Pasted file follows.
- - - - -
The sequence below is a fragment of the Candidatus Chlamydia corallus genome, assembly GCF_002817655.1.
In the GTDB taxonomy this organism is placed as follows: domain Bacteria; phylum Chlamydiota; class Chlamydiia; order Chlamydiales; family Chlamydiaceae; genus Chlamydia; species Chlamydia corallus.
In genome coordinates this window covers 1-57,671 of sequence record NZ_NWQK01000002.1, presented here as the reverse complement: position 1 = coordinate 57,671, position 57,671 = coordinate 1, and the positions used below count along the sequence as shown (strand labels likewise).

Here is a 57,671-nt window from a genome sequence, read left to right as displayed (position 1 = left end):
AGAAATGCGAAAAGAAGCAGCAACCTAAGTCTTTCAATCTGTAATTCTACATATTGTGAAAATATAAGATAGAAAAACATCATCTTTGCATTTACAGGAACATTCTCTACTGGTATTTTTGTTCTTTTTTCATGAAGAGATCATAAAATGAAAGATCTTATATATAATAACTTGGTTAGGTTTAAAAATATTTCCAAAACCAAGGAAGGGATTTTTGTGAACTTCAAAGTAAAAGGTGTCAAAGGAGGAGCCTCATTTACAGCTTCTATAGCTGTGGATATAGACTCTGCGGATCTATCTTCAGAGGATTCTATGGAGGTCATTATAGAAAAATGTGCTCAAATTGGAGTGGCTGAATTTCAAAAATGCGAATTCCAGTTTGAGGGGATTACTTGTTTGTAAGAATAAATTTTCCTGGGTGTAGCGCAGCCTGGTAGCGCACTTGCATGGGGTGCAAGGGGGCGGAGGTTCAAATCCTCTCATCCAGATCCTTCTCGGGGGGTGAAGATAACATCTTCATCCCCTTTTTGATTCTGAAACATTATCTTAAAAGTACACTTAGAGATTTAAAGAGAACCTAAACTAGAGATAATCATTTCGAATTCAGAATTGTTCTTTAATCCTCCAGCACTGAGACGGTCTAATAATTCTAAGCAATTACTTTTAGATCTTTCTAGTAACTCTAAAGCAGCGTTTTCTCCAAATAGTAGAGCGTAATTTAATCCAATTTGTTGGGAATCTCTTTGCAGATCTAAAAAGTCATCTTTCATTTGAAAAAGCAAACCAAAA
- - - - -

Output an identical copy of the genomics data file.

The sequence below is a fragment of the Candidatus Chlamydia corallus genome, assembly GCF_002817655.1.
In the GTDB taxonomy this organism is placed as follows: domain Bacteria; phylum Chlamydiota; class Chlamydiia; order Chlamydiales; family Chlamydiaceae; genus Chlamydia; species Chlamydia corallus.
In genome coordinates this window covers 1-57,671 of sequence record NZ_NWQK01000002.1, presented here as the reverse complement: position 1 = coordinate 57,671, position 57,671 = coordinate 1, and the positions used below count along the sequence as shown (strand labels likewise).

Here is a 57,671-nt window from a genome sequence, read left to right as displayed (position 1 = left end):
AGAAATGCGAAAAGAAGCAGCAACCTAAGTCTTTCAATCTGTAATTCTACATATTGTGAAAATATAAGATAGAAAAACATCATCTTTGCATTTACAGGAACATTCTCTACTGGTATTTTTGTTCTTTTTTCATGAAGAGATCATAAAATGAAAGATCTTATATATAATAACTTGGTTAGGTTTAAAAATATTTCCAAAACCAAGGAAGGGATTTTTGTGAACTTCAAAGTAAAAGGTGTCAAAGGAGGAGCCTCATTTACAGCTTCTATAGCTGTGGATATAGACTCTGCGGATCTATCTTCAGAGGATTCTATGGAGGTCATTATAGAAAAATGTGCTCAAATTGGAGTGGCTGAATTTCAAAAATGCGAATTCCAGTTTGAGGGGATTACTTGTTTGTAAGAATAAATTTTCCTGGGTGTAGCGCAGCCTGGTAGCGCACTTGCATGGGGTGCAAGGGGGCGGAGGTTCAAATCCTCTCATCCAGATCCTTCTCGGGGGGTGAAGATAACATCTTCATCCCCTTTTTGATTCTGAAACATTATCTTAAAAGTACACTTAGAGATTTAAAGAGAACCTAAACTAGAGATAATCATTTCGAATTCAGAATTGTTCTTTAATCCTCCAGCACTGAGACGGTCTAATAATTCTAAGCAATTACTTTTAGATCTTTCTAGTAACTCTAAAGCAGCGTTTTCTCCAAATAGTAGAGCGTAATTTAATCCAATTTGTTGGGAATCTCTTTGCAGATCTAAAAAGTCATCTTTCATTTGAAAAAGCAAACCAAAA